Flight of the Scions 1: The Letter

In ninety-five out of a hundred people, the first magical manifestation of power happens by the age of thirteen.

Emerging Wizardry (Volume 91, Issue 6)

Kanéko had seen the expression on the new postal carrier's face before. It was the same look of surprise and disgust almost every stranger revealed in the seconds after first meeting her. When her father was present, adults would have the civility to at least mask their expressions once they regained control of their senses. When it was just her, adults rarely bothered hiding their true feelings.

Lowering her gaze, she hid her hand behind her back in attempt to make herself smaller. She knew the gesture wouldn't erase the sight of her dark skin or green eyes, but there wasn't anything else she could do. Her mother said Kanéko was the color of farming soil mixed with desert rust. In a land of pale-skinned folk, there was no hiding that heritage.

“Back off,” snapped the courier. He clutched the bundle of letters tight to his chest.

Kanéko glanced at the papers and envelopes in his arms. The top one held the seal of the Royal Academy of Knights. Her heart beat faster. She had been waiting weeks for it to arrive and she couldn't wait to read it. Despite the courier's expression, she decided to try again. “I-I can take them. It's okay. I'm Bartim Lurkuklan's daughter.”

His lip curled further, and she could see his teeth. It reminded her of when one of her father's dog had gotten sick and snapped at everyone. He stepped back and lowered one hand to his sword.

Seeing it, a twinge ran down her back as she took a step back.

A few letters spilled out and fluttered to the ground. “Back off,” he repeated before looking around.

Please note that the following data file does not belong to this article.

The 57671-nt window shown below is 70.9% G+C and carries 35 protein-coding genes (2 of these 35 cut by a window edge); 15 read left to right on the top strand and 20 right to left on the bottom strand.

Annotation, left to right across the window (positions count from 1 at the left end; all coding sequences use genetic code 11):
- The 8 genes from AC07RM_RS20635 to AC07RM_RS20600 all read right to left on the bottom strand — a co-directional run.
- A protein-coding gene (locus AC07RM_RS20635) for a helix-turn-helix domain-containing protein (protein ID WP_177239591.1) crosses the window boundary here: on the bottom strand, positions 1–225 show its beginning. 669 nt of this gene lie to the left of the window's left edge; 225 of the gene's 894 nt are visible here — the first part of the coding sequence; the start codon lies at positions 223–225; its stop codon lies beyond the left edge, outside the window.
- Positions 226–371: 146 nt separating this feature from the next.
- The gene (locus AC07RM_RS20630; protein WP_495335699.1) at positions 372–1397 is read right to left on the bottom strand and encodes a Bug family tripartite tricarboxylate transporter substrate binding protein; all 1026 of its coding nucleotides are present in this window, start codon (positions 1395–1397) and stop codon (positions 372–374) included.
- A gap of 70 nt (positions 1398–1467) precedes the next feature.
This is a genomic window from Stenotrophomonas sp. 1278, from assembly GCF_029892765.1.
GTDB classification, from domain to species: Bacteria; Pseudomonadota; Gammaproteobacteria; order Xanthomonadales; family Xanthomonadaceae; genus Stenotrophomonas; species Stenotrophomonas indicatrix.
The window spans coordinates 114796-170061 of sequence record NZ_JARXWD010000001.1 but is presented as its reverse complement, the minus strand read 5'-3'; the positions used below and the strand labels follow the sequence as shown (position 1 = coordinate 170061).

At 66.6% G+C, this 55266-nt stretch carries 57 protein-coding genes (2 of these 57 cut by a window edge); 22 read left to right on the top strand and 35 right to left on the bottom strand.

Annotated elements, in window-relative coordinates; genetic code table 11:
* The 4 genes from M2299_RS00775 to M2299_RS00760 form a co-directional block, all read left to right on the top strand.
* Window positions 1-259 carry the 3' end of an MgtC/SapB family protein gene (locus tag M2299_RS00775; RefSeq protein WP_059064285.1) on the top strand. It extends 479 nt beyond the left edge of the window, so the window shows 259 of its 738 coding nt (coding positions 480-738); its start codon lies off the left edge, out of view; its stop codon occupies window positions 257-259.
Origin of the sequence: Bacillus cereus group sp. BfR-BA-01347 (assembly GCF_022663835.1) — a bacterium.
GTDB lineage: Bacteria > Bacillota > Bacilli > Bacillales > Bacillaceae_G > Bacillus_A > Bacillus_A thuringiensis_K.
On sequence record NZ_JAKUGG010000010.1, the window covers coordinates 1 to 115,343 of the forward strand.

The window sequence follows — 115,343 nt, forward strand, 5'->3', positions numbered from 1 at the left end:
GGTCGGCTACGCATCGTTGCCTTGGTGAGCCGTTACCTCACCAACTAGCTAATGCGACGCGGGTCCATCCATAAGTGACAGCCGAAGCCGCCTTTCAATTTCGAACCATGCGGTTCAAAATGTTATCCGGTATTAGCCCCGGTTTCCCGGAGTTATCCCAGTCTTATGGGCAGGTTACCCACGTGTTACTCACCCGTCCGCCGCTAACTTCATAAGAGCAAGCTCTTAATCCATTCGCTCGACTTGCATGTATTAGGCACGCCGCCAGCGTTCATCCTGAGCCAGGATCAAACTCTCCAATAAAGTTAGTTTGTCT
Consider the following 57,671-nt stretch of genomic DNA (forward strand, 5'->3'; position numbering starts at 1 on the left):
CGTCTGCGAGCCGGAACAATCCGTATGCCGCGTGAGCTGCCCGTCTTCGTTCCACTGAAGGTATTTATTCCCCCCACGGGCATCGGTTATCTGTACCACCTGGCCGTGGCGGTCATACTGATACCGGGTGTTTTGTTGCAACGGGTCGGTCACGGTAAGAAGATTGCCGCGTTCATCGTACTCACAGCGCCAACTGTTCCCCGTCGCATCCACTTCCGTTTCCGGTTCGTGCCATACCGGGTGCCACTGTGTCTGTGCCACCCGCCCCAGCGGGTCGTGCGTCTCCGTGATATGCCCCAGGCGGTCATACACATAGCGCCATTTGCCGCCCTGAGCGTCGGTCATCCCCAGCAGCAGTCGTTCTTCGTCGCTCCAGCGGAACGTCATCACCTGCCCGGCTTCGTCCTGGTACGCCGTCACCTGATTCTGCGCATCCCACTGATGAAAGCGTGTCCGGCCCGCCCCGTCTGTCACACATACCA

Kanéko glanced over her shoulder to look for someone to prove her own legitimacy. The nearest building, Jinmel's smithy, was empty. Next to it, the village's only store was shut tight. The half-dozen houses lining the road leading up to the gate were also quiet. Everyone would be at lunch in the great hall. The gate itself had one of its two doors propped open with an old cart. Missing wheels and waist-high grass were both a silent statement of how long it had been since someone had last closed the heavy doors.

She gestured toward the keep. The copper embroidery on her sleeve matched her hair and sparkled in the sun. “Come on, I'll take you to my father.”

The postal carrier stepped back. His sword inched out of its sheath. “I said back away, sandy! And go back to shit-hole of a desert you came from!”

Kanéko cringed at his words. She had learned years ago, it would be pointless to tell him she was only desert on her mother's side. He wouldn't believe that she had never left her father's lands, much less had never seen the vast Mifuno Desert. Nothing would change his mind; she could only hope he would listen if she remained polite.